We’ve all experienced, to one degree or another, the feeling of despair that can set in when something breaks and there’s seemingly no way to fix it. For business owners or managers, a network failure or firewall breach can trigger a sinking feeling of “uh-oh, now what do we do?!?” But, fortunately for most companies – at least the ones who have a managed service provider – all they really need to do is make a phone call. And help is on the way.
That’s when we service technicians grab our toolkits, fill up our travel mugs (as noted in a previous blog, coffee does wonders for alertness, attention and memory), pack our trusty laptop, and head off to save the day. But this got me wondering, do customers really know what’s going through a technician’s mind when we’re on the way to an emergency call? We’re walking into a situation where, at the moment, all we know is that things aren’t working. There’s likely to be a building full of people with frayed nerves awaiting us; the pressure may be especially intense if the network problem has caused work to grind to a stop.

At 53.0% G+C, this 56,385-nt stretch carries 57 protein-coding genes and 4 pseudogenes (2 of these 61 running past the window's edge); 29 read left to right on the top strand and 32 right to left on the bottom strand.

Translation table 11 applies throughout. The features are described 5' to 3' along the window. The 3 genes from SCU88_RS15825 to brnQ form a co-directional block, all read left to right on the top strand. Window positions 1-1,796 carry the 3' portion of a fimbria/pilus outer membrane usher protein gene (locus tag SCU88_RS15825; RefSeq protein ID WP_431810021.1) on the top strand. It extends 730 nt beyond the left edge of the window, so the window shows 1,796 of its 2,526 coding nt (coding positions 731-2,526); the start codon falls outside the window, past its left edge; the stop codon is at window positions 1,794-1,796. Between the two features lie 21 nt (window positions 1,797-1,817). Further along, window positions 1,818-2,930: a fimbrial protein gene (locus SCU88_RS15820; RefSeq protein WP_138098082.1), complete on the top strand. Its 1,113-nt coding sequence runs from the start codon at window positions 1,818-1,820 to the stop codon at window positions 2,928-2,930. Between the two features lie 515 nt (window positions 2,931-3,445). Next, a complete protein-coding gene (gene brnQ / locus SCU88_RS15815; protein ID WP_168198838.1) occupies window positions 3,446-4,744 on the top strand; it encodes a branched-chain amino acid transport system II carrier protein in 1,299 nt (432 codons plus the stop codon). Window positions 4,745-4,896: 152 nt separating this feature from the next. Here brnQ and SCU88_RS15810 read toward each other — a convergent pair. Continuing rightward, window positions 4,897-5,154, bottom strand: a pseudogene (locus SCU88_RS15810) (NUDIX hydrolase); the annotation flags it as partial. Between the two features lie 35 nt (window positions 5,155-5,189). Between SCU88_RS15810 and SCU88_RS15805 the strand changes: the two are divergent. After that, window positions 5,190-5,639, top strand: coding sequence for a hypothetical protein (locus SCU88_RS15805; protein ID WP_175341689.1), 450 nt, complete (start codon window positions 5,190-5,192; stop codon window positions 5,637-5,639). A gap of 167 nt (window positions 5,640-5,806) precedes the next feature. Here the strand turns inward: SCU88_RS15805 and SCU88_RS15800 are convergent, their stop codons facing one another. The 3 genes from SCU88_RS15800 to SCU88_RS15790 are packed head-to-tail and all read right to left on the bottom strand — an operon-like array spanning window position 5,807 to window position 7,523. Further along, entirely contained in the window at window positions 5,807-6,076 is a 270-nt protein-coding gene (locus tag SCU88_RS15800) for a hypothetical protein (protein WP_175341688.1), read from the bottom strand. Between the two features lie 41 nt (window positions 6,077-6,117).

That’s why, along with our troubleshooting protocol, we must also carry another skill, too – the ability to stay cool under pressure. What separates a decent IT company from a great IT company is how its technicians respond in a crisis. In those moments, what matters most is that – in addition to fixing what’s gone wrong – we have the ability to instill a sense of calm and control back into the situation.
Generally speaking, when we first arrive on scene, a customer needs us to resolve the problem as quickly as possible – which sometimes makes the core troubleshooting steps of “gathering information, diagnosing, remediating and testing” somewhat difficult. The deep sense of urgency can cause a tech to rush through to “remediation” too quickly, and that can often make matters much, much worse. It is therefore important that we remain calm and focused, despite the urgency of any situation.